[MUD-Dev] Logical MUD Areas

John Buehler johnbue at msn.com
Sun May 6 15:52:37 New Zealand Standard Time 2001

Greg Munt writes:

> Why not? Why should it be black and white? Why shouldn't everything
> be grey?  There is too much emphasis on killing in muds - almost as
> if the ending of another life is acceptable.. That the life of other
> beings has no meaning. I don't see that sort of morality as
> something that should be encouraged. This raises another point: do
> we, as mud developers, have a responsibility for the morality
> suggested by our games? Should we be or feel responsible if this
> sort of negative morality is taken on board by our players? Should
> we encourage a certain morality, or leave it up to the players?

Yes, we have a responsibility for the morality that we espouse through
our games, whether we intentionally present a moral code or not.  We
encourage a morality through our systems and the opportunities that we
provide our players.  What form that responsibility takes is anyone's
guess, but we can start with the general notion of responsibility and
work from there.

In a piece of software that is geared towards entertainment and for
which there are not real, honest to goodness consequences in the real
world, a strict division of good-guy/bad-guy needs to be present so
that players don't derive *entertainment* from killing people.  And
generally VERY gratuitous killing at that.

As you say there is too much emphasis on killing.  I'm working on a
game that is going to emphasize socialization, exploration and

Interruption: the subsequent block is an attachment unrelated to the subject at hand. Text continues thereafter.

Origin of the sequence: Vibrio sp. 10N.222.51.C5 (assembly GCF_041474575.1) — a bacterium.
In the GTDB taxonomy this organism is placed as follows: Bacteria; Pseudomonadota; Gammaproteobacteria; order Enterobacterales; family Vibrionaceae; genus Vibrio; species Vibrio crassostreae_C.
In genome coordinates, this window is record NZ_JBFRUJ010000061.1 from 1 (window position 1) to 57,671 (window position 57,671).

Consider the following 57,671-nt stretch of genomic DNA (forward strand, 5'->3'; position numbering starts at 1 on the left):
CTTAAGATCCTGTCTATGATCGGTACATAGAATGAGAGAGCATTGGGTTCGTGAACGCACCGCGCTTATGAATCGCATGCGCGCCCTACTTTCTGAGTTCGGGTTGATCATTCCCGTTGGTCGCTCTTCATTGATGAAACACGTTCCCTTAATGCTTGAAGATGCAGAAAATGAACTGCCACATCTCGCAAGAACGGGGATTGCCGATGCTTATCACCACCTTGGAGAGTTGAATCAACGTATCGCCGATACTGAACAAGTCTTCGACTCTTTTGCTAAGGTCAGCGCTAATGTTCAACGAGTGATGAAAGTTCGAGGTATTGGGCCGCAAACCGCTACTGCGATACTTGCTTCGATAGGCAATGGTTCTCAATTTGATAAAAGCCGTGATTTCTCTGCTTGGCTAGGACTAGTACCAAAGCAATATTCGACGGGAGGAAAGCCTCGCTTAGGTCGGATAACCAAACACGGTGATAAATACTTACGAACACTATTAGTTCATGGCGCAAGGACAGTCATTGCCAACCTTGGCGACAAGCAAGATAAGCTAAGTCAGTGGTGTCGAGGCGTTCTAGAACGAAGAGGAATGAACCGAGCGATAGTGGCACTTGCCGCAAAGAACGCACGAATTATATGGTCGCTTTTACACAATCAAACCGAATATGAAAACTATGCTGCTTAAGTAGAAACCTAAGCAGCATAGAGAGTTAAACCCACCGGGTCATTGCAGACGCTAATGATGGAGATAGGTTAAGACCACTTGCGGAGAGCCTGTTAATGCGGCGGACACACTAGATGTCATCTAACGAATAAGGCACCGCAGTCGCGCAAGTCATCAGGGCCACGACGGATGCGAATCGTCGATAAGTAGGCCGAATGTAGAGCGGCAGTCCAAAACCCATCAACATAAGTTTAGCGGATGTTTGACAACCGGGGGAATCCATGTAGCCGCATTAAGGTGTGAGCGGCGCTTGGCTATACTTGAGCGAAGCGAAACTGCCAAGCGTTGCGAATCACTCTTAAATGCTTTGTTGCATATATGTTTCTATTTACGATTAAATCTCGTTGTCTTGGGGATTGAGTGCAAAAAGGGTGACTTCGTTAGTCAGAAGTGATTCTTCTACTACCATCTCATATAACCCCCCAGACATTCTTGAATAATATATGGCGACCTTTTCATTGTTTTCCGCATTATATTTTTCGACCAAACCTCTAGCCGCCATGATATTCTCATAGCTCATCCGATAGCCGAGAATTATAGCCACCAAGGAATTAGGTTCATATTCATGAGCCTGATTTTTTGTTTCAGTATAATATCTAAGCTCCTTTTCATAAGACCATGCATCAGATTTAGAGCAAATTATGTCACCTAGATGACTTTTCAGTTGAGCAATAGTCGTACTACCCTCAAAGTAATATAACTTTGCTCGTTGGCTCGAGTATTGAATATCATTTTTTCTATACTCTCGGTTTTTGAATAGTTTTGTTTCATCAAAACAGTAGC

crafting.  If I work in conflict, it will begin muted and we'll go
from there.

> There has been talk on this list, in the past, about how players
> completely screw up a well-designed ecology, by decimating it. Would
> the triggering of emotional responses be a good way to combat this?

I'm not interested in strong emotional responses from players.  I
think that's A Bad Thing and ultimately leads to disaster - unless you
carefully control the entry into and exit from that period of strong
emotional response.  "Schindler's List" does this very carefully.  The
emotional response is drawn out of the viewer and then they are
brought back to reality.  In a game, the crafting of the emotional
response is random, as is the duration of the response.  This, of
course, is due to the interactivity of the medium.  The player has

What would happen in "Schindler's List" if the viewers controlled the
way the story unfolded?

> It also makes me compare this situation with how the germans were
> portrayed by WWII propaganda. We make them evil. It makes them
> easier and/or 'acceptable' to commit mass genocide against them.

A good example of why I don't want any race that we hunt to be
anything other than truly, defineably, evil.  They do not possess
redeeming qualities.  This is true in fact, not simply in the
perceptions of their enemies.

> Along with the moral objections to this, it makes them flat,
> characterless, two-dimensional. It reduces the possibilities for
> immersion into the world, and it sharply reduces a player's
> suspension of disbelief.

I'm one of those people who doesn't want players to get immersed in
these games.  I intensely believe that if The Matrix were available,
we'd all just hunt around for A Matrix that we liked and then live our
lives there.  Immersion into a virtual reality means separation from
reality, and that's simply a bad idea, particularly where the player
decides how long they can be immersed in the virtual reality.


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